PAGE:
Generous Orthodoxy  




Thursday, November 26, 2015

Kenneth Leech 1939-2015

I just learned that Kenneth Leech died in September, of cancer. He was two years younger than I, so I did not expect this. I was just getting ready to send him my new book The Crucifixion, because he was very supportive of my work, always answered my emails, and wrote a "blurb" for my little book The Seven Last Words.  I met him only once, in London; I went out to the East End, to St Botolphs, Aldgate, to participate in some sort of gathering to honor him. It was rather loosely organized, to say the least -- which befitted his loosely organized ministry! Although he was a political radical, he was no theological liberal. He was a great friend and colleague of Rowan Williams, formerly Archbishop of Canterbury. I admired Ken Leech very much on the strength of the two of his many books that I read: The Eye of the Storm, and We Preach Christ Crucified.  I am saddened that he is gone, and sorry that I could not send him my book, because I quote him several times. Oh, well...he did not need to know that, having been honored in so many other ways, and now joined with the saints in glory.

I was particularly interested in Ken Leech because he, somewhat like William Stringfellow (though, to be sure, without the Protestant cast of thought), combined fearlessness in social action with fearlessness in his critique of mushy "theology." His Anglo-Catholicism and his focus on contemplative spirituality interested me much less than his biblical orientation and his courageous activism. Christians don't have to agree on everything as long as the essentials are in place. Anyone who could write the books I mention above is someone I would always want to be a partner with in all foundational respects.

This is a very good obituary from The Guardian, in England:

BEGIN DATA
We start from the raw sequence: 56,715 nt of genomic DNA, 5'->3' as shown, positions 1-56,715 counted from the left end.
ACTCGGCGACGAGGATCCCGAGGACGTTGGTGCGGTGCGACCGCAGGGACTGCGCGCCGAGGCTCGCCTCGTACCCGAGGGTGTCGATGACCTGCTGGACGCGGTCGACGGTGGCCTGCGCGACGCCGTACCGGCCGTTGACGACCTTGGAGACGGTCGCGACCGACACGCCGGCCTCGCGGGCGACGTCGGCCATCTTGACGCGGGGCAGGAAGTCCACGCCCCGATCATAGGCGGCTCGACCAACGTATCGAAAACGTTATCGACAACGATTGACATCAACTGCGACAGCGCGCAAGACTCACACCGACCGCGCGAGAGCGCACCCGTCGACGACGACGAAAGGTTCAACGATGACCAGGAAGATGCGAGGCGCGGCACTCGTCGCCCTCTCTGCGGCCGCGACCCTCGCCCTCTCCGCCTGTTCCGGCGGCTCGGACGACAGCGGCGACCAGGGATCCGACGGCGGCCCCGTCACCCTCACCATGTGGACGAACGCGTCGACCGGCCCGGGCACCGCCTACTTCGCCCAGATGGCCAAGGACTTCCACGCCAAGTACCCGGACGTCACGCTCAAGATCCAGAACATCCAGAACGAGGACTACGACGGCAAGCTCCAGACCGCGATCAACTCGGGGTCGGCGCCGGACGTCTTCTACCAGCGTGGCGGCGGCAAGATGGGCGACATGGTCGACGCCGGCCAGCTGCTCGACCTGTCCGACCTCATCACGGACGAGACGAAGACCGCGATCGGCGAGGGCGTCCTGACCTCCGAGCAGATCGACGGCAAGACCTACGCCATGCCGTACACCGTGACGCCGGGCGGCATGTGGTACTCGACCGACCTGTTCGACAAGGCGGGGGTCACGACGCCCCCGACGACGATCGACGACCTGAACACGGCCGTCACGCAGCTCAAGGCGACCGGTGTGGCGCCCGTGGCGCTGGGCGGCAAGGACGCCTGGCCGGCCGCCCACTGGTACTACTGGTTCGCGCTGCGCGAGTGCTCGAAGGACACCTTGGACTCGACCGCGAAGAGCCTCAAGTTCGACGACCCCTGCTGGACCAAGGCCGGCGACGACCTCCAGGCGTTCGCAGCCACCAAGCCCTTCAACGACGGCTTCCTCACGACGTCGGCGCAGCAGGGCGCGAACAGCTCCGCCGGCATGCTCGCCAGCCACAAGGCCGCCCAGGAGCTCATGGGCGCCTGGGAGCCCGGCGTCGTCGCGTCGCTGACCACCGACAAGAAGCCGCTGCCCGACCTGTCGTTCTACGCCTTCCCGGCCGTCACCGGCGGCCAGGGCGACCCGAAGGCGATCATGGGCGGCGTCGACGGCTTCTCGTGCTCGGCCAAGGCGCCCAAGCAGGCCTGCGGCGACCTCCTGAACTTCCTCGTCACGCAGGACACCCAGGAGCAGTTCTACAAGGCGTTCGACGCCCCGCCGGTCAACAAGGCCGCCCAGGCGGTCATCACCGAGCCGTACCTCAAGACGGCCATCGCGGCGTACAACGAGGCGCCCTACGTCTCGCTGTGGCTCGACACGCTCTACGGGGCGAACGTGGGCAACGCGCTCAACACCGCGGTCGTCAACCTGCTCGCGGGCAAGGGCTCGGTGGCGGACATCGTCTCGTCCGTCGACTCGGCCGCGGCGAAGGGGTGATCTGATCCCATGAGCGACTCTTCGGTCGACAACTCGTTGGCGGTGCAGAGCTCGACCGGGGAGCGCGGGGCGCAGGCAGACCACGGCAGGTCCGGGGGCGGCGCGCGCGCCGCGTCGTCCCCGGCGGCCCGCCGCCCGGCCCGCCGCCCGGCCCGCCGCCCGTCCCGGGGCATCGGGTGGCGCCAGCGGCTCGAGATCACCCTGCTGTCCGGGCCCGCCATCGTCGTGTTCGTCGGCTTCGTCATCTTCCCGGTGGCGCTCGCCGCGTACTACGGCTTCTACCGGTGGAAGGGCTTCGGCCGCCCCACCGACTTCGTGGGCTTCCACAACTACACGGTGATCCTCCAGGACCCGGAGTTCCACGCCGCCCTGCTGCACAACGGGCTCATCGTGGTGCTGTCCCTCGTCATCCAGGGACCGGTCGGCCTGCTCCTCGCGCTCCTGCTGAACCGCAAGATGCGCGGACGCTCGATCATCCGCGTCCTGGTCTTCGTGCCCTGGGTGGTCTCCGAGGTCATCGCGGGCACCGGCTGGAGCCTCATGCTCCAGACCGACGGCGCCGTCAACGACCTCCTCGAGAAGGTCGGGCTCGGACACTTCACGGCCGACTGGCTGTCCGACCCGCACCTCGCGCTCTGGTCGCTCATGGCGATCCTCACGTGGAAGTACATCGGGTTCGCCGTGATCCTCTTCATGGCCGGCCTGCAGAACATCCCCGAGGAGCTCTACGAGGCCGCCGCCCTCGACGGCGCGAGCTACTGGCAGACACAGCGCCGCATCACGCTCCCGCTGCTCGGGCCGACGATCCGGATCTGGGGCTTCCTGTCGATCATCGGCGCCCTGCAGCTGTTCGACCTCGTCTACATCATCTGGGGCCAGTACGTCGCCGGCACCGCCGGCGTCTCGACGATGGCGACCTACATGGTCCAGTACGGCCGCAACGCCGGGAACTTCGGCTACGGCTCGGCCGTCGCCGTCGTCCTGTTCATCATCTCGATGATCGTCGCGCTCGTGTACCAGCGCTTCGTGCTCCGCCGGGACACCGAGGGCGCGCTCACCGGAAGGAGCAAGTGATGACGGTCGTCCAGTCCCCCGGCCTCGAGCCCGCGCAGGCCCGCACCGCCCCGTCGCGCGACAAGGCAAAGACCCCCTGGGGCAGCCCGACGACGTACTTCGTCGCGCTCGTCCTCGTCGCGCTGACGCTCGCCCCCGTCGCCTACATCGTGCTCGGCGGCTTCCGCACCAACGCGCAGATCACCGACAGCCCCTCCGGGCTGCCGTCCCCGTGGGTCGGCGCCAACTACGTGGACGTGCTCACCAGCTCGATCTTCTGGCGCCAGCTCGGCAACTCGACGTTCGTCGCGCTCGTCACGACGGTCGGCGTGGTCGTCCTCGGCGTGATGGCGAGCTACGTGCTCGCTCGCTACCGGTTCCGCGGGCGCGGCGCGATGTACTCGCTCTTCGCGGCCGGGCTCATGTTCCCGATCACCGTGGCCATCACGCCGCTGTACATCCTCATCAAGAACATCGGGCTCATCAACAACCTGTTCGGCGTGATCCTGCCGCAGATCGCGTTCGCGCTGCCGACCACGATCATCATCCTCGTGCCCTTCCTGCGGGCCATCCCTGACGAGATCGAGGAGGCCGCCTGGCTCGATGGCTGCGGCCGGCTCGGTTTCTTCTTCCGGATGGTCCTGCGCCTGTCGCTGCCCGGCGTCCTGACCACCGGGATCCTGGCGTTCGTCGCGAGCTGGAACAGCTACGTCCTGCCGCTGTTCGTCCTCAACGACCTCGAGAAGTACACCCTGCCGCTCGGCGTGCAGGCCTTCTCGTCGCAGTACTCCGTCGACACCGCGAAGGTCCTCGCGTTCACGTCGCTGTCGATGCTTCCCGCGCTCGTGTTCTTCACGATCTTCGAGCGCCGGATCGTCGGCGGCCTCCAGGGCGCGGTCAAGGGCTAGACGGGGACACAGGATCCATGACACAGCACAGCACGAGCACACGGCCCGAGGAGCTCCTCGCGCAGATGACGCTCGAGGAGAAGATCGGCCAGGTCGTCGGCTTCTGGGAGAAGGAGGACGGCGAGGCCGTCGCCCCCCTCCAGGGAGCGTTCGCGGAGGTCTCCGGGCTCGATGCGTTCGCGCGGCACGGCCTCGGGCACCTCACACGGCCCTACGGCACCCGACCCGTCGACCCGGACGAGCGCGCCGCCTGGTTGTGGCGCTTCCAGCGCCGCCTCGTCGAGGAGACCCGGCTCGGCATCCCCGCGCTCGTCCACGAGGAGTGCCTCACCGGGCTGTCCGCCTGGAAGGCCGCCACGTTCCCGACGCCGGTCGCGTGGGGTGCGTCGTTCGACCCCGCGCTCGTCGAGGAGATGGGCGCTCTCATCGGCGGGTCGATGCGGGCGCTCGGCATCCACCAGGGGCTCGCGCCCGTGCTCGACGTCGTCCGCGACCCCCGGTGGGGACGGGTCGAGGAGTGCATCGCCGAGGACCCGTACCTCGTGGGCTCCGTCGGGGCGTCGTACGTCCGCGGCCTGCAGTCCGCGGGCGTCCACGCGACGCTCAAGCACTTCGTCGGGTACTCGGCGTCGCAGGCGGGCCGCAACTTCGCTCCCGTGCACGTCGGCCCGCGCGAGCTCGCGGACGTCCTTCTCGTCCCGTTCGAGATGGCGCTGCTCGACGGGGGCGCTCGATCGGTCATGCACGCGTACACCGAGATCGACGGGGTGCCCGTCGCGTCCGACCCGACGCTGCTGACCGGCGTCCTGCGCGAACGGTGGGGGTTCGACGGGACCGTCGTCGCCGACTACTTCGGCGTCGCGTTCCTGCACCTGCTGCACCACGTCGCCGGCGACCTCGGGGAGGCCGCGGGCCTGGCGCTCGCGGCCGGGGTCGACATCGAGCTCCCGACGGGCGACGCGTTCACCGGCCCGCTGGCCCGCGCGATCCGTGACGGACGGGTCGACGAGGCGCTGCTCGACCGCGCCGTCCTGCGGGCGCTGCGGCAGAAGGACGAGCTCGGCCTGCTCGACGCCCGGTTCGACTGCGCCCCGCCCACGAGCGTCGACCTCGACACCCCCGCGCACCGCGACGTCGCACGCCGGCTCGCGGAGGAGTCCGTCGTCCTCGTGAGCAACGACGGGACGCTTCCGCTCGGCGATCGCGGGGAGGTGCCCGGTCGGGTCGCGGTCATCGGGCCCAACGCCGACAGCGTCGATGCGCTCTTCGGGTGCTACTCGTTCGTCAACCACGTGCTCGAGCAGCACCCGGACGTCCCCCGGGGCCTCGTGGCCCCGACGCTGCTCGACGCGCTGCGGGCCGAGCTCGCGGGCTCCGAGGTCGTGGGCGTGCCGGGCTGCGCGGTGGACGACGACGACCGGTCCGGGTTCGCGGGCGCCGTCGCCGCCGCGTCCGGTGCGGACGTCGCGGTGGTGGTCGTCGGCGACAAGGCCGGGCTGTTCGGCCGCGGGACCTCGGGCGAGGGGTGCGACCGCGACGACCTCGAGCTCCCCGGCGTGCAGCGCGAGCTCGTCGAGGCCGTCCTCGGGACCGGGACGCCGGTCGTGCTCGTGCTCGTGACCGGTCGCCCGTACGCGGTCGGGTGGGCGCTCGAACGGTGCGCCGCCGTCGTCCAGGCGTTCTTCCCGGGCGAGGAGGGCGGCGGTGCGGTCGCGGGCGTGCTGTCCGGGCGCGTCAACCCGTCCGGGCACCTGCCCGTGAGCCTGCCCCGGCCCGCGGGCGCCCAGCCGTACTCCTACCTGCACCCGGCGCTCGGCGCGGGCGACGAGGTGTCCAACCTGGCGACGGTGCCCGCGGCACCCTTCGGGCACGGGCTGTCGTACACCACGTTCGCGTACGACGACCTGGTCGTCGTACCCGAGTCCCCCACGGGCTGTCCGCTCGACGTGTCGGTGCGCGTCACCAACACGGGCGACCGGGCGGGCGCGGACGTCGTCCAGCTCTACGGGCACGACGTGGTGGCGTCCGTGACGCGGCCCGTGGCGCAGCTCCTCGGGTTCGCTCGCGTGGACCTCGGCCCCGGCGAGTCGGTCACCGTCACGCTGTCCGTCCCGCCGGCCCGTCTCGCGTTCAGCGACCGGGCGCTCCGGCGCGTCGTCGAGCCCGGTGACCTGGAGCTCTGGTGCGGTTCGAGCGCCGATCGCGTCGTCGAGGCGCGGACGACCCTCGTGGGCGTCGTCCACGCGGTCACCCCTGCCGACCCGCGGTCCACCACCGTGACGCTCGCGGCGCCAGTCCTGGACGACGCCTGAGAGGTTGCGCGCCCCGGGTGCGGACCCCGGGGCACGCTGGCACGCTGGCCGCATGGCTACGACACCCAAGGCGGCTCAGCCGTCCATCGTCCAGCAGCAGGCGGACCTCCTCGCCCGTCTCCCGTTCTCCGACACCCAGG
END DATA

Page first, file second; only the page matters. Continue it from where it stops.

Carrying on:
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http://www.theguardian.com/society/2015/sep/22/the-rev-ken-leech



Wednesday, November 18, 2015

In Paris, the call goes out, "Tous au bistrot!"

When we were in Paris a year ago, we went to bistros. We noticed how, although they were glad for our patronage, it was their regular neighborhood customers that really counted.  As the evening waxed late, le patron came out and sat at the table with his regulars. La patronne lavished attention upon them and asked about their children. This is France. This is Paris. This is humanity in its richness. 

I was therefore touched when I read this:
Worried about a drop in customers, a trade union of hotels and restaurants is calling on Parisians to head to their neighborhood haunts Tuesday night to observe a minute of silence for the victims and then to support local merchants with a campaign called “Tous au Bistrot!” — meaning “everybody to the bistro!”
In this world of commerce, which the French are involved with just like everybody else, this is a note of authenticity. I seem to remember that soon after 9/11 President Bush (43) advised us to "go shopping." Not that the Parisians aren't shoppers, not that the bistrot owners don't have to make a good living, but isn't there something about "Tous au bistrot!" that speaks of a culture of humane values that trumps commerce?